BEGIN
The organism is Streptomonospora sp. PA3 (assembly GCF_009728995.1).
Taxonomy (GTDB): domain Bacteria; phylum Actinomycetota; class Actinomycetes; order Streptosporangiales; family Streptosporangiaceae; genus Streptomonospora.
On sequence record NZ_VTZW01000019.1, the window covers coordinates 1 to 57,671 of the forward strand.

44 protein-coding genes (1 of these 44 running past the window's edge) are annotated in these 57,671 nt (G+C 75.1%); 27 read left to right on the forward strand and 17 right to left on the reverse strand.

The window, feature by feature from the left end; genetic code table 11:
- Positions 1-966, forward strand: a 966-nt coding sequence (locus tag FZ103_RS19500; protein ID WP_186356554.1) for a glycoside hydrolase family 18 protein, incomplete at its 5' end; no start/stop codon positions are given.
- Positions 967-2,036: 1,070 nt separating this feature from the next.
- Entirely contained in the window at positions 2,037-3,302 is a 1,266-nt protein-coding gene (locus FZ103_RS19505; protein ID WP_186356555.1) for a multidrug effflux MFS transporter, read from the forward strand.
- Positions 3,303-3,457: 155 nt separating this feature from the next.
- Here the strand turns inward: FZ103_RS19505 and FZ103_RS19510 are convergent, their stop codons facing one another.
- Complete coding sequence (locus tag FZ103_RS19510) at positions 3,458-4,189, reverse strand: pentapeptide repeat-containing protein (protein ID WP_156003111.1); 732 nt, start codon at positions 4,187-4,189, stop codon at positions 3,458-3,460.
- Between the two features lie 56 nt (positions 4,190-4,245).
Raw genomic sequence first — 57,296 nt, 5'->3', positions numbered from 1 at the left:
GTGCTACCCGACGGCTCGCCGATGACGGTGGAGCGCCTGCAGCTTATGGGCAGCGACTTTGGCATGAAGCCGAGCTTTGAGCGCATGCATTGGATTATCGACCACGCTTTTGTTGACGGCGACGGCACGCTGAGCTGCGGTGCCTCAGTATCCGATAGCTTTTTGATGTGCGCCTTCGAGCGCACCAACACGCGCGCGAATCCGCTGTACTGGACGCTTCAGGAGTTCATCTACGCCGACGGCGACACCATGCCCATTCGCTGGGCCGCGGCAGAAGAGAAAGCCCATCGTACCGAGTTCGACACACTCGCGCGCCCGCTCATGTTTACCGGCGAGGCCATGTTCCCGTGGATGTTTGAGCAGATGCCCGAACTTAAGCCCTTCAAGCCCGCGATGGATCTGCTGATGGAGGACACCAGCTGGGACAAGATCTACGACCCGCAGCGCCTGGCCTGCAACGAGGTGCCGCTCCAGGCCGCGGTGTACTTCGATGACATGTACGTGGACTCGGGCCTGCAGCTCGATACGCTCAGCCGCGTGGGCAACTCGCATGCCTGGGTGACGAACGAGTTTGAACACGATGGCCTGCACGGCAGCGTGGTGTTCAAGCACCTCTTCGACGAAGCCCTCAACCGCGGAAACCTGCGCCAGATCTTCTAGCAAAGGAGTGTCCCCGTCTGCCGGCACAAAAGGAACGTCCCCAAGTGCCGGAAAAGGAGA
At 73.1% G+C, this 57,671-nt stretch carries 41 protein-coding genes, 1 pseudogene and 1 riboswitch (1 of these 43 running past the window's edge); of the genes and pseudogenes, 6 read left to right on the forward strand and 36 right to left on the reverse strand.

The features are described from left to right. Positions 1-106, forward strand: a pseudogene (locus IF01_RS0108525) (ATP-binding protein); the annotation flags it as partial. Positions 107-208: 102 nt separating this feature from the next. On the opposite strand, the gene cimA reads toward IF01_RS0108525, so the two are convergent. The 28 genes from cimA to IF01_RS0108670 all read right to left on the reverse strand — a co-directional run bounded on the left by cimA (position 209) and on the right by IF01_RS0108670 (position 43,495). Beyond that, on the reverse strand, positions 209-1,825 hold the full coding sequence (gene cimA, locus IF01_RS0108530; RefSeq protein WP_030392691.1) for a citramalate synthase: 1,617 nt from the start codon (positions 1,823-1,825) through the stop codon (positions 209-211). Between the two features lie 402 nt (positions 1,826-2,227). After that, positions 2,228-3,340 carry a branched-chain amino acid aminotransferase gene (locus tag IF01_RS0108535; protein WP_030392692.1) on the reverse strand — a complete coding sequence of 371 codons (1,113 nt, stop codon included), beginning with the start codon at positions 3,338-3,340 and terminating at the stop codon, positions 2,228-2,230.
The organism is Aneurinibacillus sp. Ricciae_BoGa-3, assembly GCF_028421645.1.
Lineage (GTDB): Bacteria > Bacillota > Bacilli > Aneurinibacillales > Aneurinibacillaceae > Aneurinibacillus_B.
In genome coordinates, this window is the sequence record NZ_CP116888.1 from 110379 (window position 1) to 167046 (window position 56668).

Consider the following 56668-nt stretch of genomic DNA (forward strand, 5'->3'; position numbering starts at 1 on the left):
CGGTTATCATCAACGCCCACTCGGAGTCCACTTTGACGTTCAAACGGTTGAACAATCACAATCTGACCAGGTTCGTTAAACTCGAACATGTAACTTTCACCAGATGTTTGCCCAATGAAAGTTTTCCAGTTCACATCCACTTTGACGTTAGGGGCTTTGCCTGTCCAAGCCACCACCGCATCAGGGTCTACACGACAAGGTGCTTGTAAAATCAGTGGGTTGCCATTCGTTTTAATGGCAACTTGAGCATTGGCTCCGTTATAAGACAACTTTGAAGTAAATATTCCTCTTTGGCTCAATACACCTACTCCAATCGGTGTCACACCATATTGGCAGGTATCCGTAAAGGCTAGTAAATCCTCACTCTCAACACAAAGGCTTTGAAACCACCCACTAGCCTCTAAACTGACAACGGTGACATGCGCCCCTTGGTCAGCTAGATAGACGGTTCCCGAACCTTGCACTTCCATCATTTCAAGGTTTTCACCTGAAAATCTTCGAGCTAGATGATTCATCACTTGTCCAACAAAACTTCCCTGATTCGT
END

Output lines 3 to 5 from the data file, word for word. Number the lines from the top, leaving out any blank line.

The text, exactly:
On sequence record NZ_VTZW01000019.1, the window covers coordinates 1 to 57,671 of the forward strand.

44 protein-coding genes (1 of these 44 running past the window's edge) are annotated in these 57,671 nt (G+C 75.1%); 27 read left to right on the forward strand and 17 right to left on the reverse strand.

The window, feature by feature from the left end; genetic code table 11: